East Central College (ECC)

With enrollment numbers dropping once again, East Central College officials are growing more and more concerned about the college’s financial situation.

As of Monday, total credit hours had dropped by roughly 6 percent throughout the college, marking another year of dwindling enrollment figures.

That number is somewhat preliminary, ECC President Dr. Jon Bauer said Monday, as dual credit enrollment figures haven’t been released as of yet and final numbers are still being tallied.

Bauer noted that within the enrollment numbers are some silver linings. The college saw an increase of new ECC students of 12 percent, an uptick of students seeking transfer degrees of 9 percent and a boost to first-time degree-seeking students of roughly 7 percent.

Boosts in new student enrollment are always good news, he said, but the college needs to continue to work on retaining students as well.

“We’re doing a good job of getting new students in,” Bauer said. The disappointing news comes when we look at retention and keeping those students from semester to semester.”

Retention

ECC turned its focus to retention last year. Bauer cited it as one of the most important things the college could do to improve not only its enrollment rates, but also its accreditation status.

The college formed a Retention Commission solely to focus on the issue at the college.

“Retention is an area of focus and it’s going to continue to be an area of focus for us,” Bauer said. “That’s where we can leverage some enrollment, even from fall to spring. The more we do to retain those students semester to semester the better our numbers will be.”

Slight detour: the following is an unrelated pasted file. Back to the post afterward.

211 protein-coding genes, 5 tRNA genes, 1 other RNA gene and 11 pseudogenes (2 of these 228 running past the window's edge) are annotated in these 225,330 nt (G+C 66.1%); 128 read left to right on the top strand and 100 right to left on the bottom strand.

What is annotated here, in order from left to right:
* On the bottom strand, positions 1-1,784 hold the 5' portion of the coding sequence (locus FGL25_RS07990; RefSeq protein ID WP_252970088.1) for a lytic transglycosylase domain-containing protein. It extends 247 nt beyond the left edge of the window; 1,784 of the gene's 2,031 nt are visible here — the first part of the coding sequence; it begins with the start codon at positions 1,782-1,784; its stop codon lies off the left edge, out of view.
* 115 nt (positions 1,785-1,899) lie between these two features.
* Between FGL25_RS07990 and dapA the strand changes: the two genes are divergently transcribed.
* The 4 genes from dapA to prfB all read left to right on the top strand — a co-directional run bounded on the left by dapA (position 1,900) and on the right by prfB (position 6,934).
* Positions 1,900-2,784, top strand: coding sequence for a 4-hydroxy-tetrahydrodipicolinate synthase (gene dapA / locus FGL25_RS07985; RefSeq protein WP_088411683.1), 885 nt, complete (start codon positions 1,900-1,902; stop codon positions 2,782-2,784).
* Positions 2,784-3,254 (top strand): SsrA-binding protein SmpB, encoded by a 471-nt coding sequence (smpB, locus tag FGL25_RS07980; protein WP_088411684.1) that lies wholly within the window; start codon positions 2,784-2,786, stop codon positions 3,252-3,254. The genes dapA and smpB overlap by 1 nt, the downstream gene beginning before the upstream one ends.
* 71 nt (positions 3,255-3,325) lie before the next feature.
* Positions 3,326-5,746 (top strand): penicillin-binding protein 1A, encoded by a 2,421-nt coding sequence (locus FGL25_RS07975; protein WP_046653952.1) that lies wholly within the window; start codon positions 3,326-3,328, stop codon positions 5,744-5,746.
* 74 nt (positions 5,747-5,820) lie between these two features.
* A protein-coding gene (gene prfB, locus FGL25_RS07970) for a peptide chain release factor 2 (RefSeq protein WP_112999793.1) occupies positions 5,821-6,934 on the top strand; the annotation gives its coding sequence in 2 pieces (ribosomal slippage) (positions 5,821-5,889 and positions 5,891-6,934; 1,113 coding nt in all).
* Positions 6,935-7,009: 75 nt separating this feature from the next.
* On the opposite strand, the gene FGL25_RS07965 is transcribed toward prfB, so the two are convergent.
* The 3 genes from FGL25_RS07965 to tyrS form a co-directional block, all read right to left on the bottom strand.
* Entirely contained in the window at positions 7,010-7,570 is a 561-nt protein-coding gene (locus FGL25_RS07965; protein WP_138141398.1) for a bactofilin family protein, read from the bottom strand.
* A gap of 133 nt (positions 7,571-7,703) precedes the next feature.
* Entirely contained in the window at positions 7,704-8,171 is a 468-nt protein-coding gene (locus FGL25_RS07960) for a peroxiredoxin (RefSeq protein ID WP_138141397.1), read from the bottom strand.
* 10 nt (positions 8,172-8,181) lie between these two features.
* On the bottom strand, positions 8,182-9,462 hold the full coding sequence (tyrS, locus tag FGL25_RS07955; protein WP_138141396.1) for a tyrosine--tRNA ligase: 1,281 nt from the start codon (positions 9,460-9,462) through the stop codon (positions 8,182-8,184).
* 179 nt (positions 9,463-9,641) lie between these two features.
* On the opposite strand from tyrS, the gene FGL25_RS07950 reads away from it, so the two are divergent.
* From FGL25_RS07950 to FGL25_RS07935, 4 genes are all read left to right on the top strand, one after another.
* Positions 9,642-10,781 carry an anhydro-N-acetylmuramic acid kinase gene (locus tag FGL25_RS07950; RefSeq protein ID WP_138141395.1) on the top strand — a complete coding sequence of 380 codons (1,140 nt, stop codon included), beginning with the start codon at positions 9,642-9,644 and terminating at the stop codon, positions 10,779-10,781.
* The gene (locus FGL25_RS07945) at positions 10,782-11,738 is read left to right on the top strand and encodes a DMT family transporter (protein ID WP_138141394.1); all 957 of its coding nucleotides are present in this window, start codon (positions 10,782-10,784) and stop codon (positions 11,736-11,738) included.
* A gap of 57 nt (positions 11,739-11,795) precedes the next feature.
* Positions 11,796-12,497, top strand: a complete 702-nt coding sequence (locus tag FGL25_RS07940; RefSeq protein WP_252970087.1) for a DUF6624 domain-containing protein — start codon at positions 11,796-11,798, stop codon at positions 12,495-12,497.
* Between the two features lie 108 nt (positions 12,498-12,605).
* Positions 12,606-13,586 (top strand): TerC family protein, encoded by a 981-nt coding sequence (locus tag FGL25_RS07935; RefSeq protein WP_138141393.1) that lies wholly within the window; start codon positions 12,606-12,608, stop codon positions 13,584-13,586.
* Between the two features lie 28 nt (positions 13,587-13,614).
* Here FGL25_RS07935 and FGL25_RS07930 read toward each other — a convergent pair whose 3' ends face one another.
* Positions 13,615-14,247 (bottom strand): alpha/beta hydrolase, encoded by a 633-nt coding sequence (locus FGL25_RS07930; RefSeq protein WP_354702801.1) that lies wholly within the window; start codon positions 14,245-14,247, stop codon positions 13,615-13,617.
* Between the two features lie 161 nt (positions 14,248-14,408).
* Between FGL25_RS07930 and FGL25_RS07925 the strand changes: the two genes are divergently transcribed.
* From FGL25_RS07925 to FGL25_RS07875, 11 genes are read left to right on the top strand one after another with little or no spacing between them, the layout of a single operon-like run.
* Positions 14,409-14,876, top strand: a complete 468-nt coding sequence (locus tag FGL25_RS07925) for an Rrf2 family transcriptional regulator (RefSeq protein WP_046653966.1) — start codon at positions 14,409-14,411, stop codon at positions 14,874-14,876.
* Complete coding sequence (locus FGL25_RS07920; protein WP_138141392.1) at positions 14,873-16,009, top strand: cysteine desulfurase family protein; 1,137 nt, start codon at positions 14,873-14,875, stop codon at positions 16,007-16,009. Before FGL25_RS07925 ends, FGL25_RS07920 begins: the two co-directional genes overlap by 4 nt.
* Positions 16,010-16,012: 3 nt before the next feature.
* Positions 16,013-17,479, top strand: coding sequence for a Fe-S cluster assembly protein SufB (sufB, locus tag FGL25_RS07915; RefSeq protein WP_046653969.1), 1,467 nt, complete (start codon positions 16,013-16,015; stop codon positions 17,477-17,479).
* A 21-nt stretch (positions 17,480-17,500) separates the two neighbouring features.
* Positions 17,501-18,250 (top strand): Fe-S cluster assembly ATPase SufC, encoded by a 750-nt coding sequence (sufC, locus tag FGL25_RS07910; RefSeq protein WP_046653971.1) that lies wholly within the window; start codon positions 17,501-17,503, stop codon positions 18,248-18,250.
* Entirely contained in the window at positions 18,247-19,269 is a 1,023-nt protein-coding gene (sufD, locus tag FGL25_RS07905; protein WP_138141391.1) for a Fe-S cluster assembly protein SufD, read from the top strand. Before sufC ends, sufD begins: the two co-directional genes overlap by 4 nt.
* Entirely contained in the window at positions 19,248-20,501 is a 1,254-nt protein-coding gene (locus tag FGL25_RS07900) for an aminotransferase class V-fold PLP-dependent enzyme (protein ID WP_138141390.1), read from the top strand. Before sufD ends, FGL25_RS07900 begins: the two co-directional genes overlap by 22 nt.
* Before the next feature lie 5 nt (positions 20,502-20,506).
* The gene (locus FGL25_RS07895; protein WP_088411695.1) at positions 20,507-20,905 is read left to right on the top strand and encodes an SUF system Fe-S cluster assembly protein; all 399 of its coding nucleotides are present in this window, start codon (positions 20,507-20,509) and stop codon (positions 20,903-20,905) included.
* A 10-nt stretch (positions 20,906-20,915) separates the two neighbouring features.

Board of Trustees member Dr. Eric Park said it’s clear, based on dropping enrollment numbers and the budget passed last month, that the college is worse off than it was thought to be.

Earlier in the summer, college officials, when presenting the 2018-19 budget, described the coming fiscal year as challenging and announced the slimming down of the college’s spending plan.

Vice President of Finance and Administration Phil Pena, at the time, said the budget is especially difficult this year due to several factors, including falling enrollment numbers, higher utility costs, higher medical insurance costs, flat state aid and several others.

The tight budget introduced several cutbacks, including a tentative plan for no salary increases throughout the college and the evaluation of some positions at the college.

It’s nothing new to the college though, as budget problems have been the theme of the past few years, stemming from state budget cuts and enrollment difficulties.

Bolstering dual enrollment, raising tuition and, now, focusing on retention have been moves the college has made to offset those financial hardships last year.

This year, to look for possible solutions on the revenue and expenditure side, the college formed a committee over the summer made up of administrators, faculty, staff and board members to come up with solutions to the budget problem.

Its first meeting was Friday, Aug. 31, and was mostly informative. Bauer said the first step in coming up with a solution to the budgetary issues is making sure everyone involved was well-educated about where the college is right now.

The committee will continue to meet throughout the year, determining what steps the college can take to avoid further issues with finances.